• 66% of media take less than 10 seconds to read PR material
  • 83% of journalists will use only 10% of media releases
  • On average journalists work across three different platforms

New research by global e-Newsroom leader Wieck has shown journalists are so time-poor and under-resourced they will decide in less than 10 seconds whether a media release is worth being one of the 10% they'll follow up on.

According to Media Entertainment and Arts Alliance (MEAA) figures, 2500 Australian editorial positions have been shed in the last three years alone and this is having a significant impact on the time journalists dedicate to researching PR material.

CEO of Wieck's Australian office, Warren Kirby, delivered the findings at the Public Relations Institute of Australia (PRIA) National Conference in Hobart.

"Journalists delivered a clear message in our latest survey – time is the enemy," he said.

"It's no secret that mainstream media is shedding staff rapidly while at the same time increasing the scope of what a journalist is expected to achieve.

"As a result, two-thirds of journalists will take less than 10 seconds to decide whether to read a media release, and 83% will follow up only one of ten media releases they receive."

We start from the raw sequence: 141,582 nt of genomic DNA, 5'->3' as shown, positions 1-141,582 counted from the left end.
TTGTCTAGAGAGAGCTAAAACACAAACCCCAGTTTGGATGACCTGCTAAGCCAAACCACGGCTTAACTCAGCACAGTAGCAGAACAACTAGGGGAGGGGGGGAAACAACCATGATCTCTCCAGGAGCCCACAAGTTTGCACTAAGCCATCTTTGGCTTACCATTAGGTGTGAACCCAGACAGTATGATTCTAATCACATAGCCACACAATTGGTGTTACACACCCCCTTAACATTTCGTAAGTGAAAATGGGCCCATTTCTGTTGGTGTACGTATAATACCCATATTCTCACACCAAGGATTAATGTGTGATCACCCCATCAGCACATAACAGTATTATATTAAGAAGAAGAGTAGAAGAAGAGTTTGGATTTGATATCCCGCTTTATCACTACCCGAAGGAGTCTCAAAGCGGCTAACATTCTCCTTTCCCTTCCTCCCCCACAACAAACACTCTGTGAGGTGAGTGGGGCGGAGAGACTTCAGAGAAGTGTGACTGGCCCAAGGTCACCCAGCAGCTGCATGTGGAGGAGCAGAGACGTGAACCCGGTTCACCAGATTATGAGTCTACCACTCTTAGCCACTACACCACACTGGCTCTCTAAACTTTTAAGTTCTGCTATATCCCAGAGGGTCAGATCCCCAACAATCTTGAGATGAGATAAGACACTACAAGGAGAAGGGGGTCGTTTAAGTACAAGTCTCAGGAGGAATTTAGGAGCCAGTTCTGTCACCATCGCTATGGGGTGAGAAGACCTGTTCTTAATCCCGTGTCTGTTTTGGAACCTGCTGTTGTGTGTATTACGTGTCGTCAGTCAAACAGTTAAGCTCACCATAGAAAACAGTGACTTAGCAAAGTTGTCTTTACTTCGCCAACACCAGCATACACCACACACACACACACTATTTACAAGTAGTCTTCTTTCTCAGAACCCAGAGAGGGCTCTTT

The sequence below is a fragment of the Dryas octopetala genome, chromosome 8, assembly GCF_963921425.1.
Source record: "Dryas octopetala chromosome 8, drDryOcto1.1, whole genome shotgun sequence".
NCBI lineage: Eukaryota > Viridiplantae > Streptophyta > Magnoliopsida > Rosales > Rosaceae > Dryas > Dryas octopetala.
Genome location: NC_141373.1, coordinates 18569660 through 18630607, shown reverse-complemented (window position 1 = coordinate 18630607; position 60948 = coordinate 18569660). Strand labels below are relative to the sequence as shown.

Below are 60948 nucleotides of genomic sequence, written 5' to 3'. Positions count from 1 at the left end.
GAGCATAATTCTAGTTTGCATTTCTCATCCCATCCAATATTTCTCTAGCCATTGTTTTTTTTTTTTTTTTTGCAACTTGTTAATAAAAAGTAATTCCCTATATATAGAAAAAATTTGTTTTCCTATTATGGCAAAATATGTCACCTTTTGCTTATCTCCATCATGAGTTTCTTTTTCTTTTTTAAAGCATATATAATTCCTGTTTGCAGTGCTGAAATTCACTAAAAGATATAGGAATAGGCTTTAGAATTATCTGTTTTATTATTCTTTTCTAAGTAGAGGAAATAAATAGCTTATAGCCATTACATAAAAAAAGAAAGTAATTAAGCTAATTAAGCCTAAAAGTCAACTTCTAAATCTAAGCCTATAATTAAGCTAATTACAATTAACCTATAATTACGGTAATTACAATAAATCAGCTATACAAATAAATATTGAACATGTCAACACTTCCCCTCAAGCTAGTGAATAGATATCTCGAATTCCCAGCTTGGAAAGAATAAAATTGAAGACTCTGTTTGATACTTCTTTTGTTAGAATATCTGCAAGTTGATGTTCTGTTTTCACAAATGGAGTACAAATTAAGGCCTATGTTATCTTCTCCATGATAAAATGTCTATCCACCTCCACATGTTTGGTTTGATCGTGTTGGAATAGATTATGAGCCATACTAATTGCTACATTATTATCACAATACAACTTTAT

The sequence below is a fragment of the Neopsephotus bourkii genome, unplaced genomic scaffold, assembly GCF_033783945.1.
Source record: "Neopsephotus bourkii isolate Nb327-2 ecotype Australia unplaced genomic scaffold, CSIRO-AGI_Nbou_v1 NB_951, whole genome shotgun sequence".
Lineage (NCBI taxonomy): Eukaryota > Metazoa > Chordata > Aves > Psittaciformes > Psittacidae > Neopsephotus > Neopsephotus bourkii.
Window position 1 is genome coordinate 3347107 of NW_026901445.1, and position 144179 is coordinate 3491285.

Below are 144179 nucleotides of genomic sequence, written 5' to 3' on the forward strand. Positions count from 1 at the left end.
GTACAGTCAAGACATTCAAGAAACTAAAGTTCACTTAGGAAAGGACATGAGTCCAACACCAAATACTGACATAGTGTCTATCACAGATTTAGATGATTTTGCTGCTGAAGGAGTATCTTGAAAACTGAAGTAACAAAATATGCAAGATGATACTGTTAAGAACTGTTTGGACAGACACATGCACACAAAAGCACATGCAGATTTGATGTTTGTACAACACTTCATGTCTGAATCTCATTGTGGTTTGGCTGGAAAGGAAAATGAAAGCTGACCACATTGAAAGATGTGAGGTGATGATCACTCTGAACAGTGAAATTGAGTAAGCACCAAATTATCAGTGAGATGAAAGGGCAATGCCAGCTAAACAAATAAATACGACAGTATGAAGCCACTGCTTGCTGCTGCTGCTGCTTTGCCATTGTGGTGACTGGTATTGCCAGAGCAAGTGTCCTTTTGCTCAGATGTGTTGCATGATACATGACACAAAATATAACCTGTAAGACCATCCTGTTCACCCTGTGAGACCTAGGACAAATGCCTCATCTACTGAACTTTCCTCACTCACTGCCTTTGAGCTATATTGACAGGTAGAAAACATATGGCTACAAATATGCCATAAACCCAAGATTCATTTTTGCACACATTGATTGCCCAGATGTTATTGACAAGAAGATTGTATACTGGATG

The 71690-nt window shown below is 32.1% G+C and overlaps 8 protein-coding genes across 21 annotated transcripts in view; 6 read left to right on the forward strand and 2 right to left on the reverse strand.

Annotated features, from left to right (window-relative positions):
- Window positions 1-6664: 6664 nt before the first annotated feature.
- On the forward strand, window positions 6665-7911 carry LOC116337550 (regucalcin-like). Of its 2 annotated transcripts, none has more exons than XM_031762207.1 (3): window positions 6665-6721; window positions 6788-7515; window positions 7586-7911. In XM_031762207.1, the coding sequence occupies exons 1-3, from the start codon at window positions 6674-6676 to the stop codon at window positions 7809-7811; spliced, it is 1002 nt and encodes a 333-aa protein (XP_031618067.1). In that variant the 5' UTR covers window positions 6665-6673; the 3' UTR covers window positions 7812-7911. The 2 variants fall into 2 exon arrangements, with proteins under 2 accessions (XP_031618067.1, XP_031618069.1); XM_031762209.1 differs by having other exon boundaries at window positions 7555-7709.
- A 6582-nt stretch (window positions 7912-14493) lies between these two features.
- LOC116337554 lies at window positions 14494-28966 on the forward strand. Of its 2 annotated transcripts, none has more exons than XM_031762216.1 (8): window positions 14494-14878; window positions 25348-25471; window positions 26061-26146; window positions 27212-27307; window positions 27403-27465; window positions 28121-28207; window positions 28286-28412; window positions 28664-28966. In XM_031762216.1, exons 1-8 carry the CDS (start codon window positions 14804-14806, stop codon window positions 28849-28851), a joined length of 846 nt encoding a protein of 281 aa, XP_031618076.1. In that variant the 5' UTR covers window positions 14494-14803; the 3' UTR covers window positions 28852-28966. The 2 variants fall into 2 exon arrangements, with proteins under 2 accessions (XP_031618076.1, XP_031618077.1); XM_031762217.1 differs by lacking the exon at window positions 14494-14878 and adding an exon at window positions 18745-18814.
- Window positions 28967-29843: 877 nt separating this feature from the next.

Wieck's 2015 PR Perceptions and Media Realities white paper saw 96 media and 99 PRs surveyed in October this year across a number of topics including social media, content requirements and methods of research.

The survey results showed a clear trend towards using supplied multi-media, mainly due to increases in online publishing.

"Our research clearly shows how content hungry journalists are for multi-media content – with journalists now publishing to an average of three different platforms," Mr Kirby said.

"Digital delivery is clearly their favourite method of receiving content, with a strong move towards downloading high-quality multi-media via links.

"They want to receive content in an end-user friendly way, and that's through digital delivery. An email with easy-to-find previews and download links was by far the preferred method."

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Warren Kirby